By now we've all heard about the big, bad childhood obesity epidemic. In fact, we've heard so much about it that our collective fear of fat is probably hurting kids more than it's helping them.
Experts are now pointing out how school-based obesity programs can backfire when kids decide that they want to be the best in the class at not being fat, and then go on to lose too much weight. Dr. Leora Pinhas, a child psychiatrist and psychiatric director of the eating disorders program at Toronto's Hospital for Sick Children, has already seen many cases like this. "It seems like whenever we decide there is an epidemic, people run around helter-skelter trying to solve the problem without really thinking about it in an organized fashion,"she says.
Of course it's not just schools where kids absorb this thin-at-all-costs message. Parents might think they are passing healthy, weight-conscious habits on to their children when in fact what they're often handing down are unhealthy weight obsessions. And for kids who are overweight, shaming and dieting just leads to more weight gain and sometimes eating disorders. A recent study shows that more than one-third of overweight girls engaged in what the researchers called “extreme weight control behaviors,” like vomiting or taking diet pills or laxatives in an attempt to lose weight.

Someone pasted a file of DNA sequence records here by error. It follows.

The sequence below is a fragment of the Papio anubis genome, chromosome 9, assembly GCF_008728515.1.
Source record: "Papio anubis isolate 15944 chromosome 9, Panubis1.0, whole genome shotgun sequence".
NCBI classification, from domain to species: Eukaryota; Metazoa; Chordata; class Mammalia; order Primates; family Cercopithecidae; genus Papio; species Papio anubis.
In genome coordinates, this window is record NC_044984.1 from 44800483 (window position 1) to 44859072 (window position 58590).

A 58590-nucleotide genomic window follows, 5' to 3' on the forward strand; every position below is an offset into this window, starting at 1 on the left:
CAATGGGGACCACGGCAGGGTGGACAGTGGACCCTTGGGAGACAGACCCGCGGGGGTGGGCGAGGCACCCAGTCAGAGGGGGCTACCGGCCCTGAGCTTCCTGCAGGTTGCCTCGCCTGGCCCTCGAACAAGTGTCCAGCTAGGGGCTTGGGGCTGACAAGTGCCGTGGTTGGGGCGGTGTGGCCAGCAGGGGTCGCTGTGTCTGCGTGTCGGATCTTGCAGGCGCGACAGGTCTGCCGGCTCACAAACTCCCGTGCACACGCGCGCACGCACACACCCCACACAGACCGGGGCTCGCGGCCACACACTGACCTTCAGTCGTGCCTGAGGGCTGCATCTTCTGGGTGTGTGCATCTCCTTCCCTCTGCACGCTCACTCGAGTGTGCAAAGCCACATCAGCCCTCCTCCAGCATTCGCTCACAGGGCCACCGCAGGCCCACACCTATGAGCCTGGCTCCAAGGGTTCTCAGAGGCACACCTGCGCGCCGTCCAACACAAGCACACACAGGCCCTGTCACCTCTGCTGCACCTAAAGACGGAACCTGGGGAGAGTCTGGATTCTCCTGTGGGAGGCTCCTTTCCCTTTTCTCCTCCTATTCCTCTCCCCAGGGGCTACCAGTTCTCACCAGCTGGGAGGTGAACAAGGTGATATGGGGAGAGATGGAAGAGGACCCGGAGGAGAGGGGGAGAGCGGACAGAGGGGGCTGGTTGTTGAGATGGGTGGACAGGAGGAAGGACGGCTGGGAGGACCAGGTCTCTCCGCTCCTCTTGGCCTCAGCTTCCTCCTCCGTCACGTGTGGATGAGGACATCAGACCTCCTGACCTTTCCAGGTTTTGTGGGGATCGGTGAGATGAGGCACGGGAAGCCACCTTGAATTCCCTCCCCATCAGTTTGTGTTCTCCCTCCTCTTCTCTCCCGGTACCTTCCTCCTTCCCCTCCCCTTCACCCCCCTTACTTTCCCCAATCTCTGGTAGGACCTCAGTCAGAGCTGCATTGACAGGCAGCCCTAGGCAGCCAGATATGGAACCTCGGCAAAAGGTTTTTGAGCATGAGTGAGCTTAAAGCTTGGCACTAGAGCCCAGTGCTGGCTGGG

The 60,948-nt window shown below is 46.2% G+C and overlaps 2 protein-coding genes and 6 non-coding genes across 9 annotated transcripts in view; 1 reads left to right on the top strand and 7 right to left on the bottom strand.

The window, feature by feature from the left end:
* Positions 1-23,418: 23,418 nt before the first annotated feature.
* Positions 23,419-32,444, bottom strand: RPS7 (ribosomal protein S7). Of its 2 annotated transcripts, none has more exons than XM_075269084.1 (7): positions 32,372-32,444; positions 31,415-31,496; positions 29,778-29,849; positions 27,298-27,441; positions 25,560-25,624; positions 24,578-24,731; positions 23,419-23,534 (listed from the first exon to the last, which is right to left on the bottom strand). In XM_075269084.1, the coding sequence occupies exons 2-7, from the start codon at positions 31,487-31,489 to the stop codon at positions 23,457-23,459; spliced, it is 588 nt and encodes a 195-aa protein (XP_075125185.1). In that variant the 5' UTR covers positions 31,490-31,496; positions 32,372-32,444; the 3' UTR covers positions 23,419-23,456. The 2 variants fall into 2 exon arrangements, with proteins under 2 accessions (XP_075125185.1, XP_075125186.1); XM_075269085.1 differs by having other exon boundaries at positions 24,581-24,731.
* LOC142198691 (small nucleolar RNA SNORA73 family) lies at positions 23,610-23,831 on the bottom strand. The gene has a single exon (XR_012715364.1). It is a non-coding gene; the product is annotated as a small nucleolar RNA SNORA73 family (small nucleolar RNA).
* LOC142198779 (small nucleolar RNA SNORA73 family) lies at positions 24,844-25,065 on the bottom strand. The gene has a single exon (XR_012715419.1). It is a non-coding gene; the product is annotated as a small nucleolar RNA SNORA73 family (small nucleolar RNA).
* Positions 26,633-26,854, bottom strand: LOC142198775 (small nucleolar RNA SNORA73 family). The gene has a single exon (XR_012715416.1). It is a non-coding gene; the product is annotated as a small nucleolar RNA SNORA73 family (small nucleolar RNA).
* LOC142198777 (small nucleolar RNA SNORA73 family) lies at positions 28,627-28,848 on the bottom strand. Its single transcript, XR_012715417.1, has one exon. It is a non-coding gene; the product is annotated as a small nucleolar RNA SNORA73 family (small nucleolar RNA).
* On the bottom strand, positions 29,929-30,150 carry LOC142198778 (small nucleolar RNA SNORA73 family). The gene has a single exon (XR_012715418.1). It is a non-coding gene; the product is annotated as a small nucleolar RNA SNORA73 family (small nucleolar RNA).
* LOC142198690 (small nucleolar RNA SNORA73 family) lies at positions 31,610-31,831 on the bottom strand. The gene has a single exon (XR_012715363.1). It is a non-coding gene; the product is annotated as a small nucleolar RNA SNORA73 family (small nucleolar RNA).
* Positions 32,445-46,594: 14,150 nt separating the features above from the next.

Kids need to learn how to have healthy eating habits and a healthy self-esteem that's not wrapped up in how thin their bodies are. Unfortunately, a lot of adults have yet to figure those two out for themselves. So let's start there before we tackle the "epidemic" with programs and approaches that don't work.
"Fat Phobia Feeds Kids' Eating Disorders"
"Overweight Teens Have Extreme Dieting Habits"